(CTN News) – On Friday, the US Dollar (USD) reached a one-week high against a basket of currencies, extending gains from the previous session when hot U.S. consumer prices data reinforced expectations that the Federal Reserve would need to raise interest rates for some time to come.
In September, the consumer price index (CPI) rose by 0.4%, keeping the annual rate at 3.7%, the same as in August. Economists polled by Reuters had forecast a 0.3% month-over-month gain and a 3.6% year-over-year increase.
It was reported on Wednesday that U.S. producer prices increased more than expected in September due to higher energy and food costs.
According to Helen Given, FX Trader at Monex USA, traders did not believe in the hot PPI for September until the CPI yesterday confirmed it.
Given believes that yesterday’s big USD move was a correction to the underreaction to the PPI report on Wednesday.
It is worth noting that the US Dollar index, which measures the U.S. currency against six of its major peers, increased by 0.11% to 106.63 on Thursday. It is expected that the index will end the week up 0.5%, following a jump of 0.8% on Thursday, its biggest one-day gain since March 15.
As Israel urged civilians to leave the northern Gaza Strip, safe-haven buying was also beneficial to the dollar.
In a note, Jonas Goltermann, deputy chief markets economist at Capital Economics, noted that the greenback’s renewed strength reflects both economic and geopolitical uncertainty.
It is likely that Fed speakers will continue to support the dollar with their comments.
President Patrick Harker of the Federal Reserve Bank of Philadelphia said Friday that the central bank is likely done raising rates, despite ongoing fading in price pressures.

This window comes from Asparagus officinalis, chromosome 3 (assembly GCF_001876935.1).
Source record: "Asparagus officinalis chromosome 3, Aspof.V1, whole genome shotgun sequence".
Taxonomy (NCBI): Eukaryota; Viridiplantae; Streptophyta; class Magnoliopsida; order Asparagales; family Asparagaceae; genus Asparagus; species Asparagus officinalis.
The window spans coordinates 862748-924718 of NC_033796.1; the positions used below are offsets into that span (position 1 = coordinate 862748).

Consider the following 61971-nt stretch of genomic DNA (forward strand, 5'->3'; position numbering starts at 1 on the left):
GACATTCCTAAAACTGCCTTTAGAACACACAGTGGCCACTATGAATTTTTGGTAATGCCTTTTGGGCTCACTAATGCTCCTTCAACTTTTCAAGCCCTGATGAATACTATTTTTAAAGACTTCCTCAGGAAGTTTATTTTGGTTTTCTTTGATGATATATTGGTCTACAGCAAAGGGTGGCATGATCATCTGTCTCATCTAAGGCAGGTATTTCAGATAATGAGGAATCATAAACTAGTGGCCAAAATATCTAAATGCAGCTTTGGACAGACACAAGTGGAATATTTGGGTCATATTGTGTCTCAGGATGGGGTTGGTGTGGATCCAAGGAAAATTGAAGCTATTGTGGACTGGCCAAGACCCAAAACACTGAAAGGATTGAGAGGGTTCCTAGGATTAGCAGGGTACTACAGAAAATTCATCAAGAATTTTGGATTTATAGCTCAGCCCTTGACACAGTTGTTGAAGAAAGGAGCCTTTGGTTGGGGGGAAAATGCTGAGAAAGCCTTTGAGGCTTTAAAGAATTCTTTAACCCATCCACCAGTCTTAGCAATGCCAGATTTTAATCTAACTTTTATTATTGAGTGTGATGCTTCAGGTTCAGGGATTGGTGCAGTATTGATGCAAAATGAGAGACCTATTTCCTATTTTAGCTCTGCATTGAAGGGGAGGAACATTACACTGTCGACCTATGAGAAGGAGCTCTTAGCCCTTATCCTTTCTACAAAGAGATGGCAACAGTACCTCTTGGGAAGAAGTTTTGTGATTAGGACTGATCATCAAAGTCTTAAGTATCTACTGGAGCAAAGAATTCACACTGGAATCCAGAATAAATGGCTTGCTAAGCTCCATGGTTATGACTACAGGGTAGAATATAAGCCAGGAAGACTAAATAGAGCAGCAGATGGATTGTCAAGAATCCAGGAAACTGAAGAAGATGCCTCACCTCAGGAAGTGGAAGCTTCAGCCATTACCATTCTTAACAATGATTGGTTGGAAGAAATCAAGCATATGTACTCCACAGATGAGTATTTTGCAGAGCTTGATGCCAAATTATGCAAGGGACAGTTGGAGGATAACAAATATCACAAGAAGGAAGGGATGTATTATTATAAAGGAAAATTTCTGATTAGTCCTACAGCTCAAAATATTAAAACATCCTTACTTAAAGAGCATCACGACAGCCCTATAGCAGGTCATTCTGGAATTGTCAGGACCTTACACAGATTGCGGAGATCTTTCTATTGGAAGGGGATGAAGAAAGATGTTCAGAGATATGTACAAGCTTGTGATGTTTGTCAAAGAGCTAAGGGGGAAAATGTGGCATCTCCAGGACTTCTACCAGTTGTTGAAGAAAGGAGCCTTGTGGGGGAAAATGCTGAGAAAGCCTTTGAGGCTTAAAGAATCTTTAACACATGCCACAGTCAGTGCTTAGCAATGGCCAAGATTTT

U.S. consumer sentiment deteriorated in October, with households expecting higher inflation over the next year, but labor market strength is likely to support consumer spending in the months ahead.
Following Thursday’s boost to the US Dollar, the yen headed back toward 150, a level it briefly touched last week before strengthening sharply, which led some to speculate that monetary authorities were intervening in the forex market.
As of last night, the Japanese yen was up 0.21% to 149.5 per US Dollar, with traders on the lookout for any signs of weakness.
“The risk of intervention is clearly high, which constrains the US Dollar-yen rate, which would otherwise be higher,” said Adam Cole, chief currency strategist at RBC.
In response to higher than expected consumer price data, Sweden’s crown edged up against both the US Dollar and euro, increasing the likelihood that the Riksbank might raise rates in the future.
In addition, investors digested data from China on Friday that showed deflationary pressures were slightly stronger than anticipated.
Against the US Dollar, the offshore Chinese yuan was unchanged at 7.3114.
It was reported on Friday that the Canadian dollar edged higher against its U.S. counterpart as oil prices, one of Canada’s major exports, moved sharply higher and investors raised their expectations of another Bank of Canada rate hike.